Restaurant Must Pay Thousands For Making Black Diner Prepay For Meal

A Canadian tribunal ruled the establishment unfairly discriminated against the customer and his friends, ordering the restaurant to pay $10,000 for doing so.

A Canadian court has ordered a restaurant to pay 10,000 Canadian dollars (or about $7,800) to a customer because they were in violation of his civil rights when they required him to prepay for a meal because he was black.

Emile Wickham entered Hong Shing Chinese Restaurant with his friends in 2014. When they sat down and made their order, they were told that a policy of the restaurant was for customers to pay for their meals before they received them.

Confused, Wickham and his friends did as they were requested and paid in advance for their meals. But noticing they were the only black individuals in the restaurant, the group decided to ask other customers nearby whether they had to prepay as well.

They did not.

Wickman and his group of friends confronted their server, who admitted to them that they were the only customers in the restaurant forced to prepay for their meals. Wickman and his group were offered a refund, which they took, leaving the restaurant immediately after.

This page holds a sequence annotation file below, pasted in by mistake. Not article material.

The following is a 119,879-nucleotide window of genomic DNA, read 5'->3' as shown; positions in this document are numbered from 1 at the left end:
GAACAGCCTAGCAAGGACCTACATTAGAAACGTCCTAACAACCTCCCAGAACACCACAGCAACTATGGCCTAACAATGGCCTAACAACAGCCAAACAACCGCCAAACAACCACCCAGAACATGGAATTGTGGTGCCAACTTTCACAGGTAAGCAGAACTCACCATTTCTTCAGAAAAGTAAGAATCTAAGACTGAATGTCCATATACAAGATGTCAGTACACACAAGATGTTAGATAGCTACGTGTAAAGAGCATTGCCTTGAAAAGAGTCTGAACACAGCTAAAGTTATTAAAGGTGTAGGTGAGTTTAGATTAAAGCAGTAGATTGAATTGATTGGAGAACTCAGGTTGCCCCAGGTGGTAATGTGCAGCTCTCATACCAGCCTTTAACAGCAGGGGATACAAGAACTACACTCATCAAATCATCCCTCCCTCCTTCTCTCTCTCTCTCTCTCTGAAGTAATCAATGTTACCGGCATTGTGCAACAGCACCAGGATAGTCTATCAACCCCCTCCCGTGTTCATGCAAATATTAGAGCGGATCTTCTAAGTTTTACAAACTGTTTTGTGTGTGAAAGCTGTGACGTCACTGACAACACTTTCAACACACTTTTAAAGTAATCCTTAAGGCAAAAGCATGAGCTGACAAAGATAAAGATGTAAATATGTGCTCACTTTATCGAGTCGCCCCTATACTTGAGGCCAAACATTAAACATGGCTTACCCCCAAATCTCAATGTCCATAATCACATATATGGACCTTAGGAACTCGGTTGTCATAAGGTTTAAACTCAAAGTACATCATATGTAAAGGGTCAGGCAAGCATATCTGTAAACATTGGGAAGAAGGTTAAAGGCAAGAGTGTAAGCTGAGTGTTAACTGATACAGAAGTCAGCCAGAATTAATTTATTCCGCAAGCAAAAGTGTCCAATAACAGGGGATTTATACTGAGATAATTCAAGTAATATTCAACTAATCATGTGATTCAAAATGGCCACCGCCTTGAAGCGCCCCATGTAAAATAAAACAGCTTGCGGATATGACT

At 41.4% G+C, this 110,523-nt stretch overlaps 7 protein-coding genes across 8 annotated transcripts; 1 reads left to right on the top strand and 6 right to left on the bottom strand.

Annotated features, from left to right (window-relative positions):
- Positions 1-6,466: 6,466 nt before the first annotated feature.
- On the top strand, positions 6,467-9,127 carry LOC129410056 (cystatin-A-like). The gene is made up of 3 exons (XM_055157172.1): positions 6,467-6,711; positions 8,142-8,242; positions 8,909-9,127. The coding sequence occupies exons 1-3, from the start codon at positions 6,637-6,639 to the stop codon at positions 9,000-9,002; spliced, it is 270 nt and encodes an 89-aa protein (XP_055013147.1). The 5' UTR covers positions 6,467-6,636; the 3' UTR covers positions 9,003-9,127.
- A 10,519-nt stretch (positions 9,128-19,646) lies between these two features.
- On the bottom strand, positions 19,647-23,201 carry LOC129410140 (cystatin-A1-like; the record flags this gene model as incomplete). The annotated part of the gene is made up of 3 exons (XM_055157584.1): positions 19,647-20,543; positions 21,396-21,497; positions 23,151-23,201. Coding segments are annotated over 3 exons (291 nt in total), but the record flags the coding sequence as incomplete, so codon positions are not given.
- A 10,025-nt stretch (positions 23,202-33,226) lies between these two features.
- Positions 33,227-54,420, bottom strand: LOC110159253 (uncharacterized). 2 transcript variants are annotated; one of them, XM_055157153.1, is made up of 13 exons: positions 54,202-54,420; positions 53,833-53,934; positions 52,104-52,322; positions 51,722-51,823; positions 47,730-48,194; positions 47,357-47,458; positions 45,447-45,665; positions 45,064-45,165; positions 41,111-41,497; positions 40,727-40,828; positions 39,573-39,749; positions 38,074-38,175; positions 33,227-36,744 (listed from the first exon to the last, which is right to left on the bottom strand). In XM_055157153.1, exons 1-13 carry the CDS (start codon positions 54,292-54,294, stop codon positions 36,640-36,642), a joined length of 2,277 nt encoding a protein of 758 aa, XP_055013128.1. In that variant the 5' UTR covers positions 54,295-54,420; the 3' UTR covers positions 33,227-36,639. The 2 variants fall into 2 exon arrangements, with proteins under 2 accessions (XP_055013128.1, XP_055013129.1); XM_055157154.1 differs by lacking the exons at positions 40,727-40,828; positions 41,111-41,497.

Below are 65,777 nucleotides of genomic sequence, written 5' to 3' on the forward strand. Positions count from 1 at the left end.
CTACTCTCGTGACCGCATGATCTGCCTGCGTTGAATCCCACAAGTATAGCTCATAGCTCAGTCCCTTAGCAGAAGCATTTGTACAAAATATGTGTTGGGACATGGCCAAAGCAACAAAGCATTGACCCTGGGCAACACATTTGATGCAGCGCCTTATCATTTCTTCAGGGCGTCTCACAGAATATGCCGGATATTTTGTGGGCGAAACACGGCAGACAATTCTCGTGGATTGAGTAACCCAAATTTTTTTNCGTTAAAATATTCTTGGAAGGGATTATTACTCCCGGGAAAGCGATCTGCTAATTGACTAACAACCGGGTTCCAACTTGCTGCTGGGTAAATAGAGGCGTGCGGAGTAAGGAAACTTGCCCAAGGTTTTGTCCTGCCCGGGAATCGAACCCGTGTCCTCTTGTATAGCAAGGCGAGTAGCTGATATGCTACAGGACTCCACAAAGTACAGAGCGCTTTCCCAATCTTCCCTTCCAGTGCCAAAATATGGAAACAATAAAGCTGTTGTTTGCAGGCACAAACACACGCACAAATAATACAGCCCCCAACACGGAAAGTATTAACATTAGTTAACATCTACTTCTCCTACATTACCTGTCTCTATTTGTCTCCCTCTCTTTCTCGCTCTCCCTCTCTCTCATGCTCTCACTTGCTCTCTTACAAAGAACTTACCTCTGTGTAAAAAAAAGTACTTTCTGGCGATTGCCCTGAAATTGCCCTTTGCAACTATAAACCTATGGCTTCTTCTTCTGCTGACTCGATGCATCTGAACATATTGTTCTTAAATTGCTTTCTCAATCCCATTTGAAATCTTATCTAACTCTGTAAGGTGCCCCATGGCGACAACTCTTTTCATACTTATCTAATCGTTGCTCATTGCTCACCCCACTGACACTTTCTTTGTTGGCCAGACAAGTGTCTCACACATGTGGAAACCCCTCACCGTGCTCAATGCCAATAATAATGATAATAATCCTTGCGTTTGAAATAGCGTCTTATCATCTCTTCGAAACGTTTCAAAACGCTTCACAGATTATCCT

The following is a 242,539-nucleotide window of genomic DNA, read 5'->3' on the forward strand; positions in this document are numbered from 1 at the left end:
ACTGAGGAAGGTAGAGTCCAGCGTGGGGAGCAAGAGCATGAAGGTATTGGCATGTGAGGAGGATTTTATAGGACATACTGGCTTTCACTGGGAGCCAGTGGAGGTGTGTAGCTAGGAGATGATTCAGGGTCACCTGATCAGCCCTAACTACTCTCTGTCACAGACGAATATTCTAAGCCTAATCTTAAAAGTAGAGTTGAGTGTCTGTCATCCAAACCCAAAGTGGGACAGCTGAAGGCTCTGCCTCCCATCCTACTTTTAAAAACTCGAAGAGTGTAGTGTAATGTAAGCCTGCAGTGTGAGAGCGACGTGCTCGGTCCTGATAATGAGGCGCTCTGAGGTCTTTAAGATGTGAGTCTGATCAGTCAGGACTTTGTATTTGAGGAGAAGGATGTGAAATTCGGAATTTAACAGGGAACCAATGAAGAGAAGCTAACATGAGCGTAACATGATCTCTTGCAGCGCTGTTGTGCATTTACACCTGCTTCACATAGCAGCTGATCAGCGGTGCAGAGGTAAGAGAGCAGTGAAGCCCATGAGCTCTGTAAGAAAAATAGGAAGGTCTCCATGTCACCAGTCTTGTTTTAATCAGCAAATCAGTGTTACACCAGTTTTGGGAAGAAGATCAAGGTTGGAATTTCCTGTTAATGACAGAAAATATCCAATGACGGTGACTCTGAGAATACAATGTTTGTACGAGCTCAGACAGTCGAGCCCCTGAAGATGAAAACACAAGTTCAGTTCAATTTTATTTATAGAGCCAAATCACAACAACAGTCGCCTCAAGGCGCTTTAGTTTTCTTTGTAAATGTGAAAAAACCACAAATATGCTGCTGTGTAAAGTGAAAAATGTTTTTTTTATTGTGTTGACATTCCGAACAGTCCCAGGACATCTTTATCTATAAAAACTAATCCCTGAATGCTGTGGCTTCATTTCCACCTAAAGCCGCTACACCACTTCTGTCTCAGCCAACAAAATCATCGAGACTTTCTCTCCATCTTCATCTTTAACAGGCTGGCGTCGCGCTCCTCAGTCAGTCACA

Wickman filed a grievance with the Ontario Human Rights Tribunal, which ruled this week that his civil rights were violated because of the unfair policy.

“His mere presence as a Black man in a restaurant was presumed to be sufficient evidence of his presumed propensity to engage in criminal behaviour,” adjudicator Esi Codjoe concluded.

Hong Shing tried to explain that their policy was targeted toward customers they didn’t recognize, writing that their establishment attracts a “transient crowd.” Since they didn’t see Wickham as a regular, they argued, they applied the policy to him and his friends.

Codjoe rejected that argument, citing that no evidence of such a policy existed. She awarded $10,000 to Wickham to compensate him for the civil rights violation.

Wickham said the incident should serve as an eye-opener for Toronto, and Canada overall.

“I feel a lot of Canadians feel like [they’re not racist] ] because they don’t say the N-word or they have that black colleague or they like to eat Jamaican food and know about roti and doubles,” he said.

He also explained that he was unhappy with the outcome. While he was happy to be “heard and believed,” he also said, “I would trade [this decision] for the two hours of bonding taken away from us that night.”

Indeed, in 2018 there seem to be many instances of racism popping up, especially in restaurants where people of color are treated with poor service compared to white patrons.

Racism and other acts of bigotry aren’t always transparent. When they are, action needs to be taken to remedy the situation. But as Wickham points out, society’s eyes must be opened wider to take note of other instances of racism that are more subtle. Those, too, need to be addressed.

Banner/Thumbnail Credits: Hyungwon Kang/Reuters

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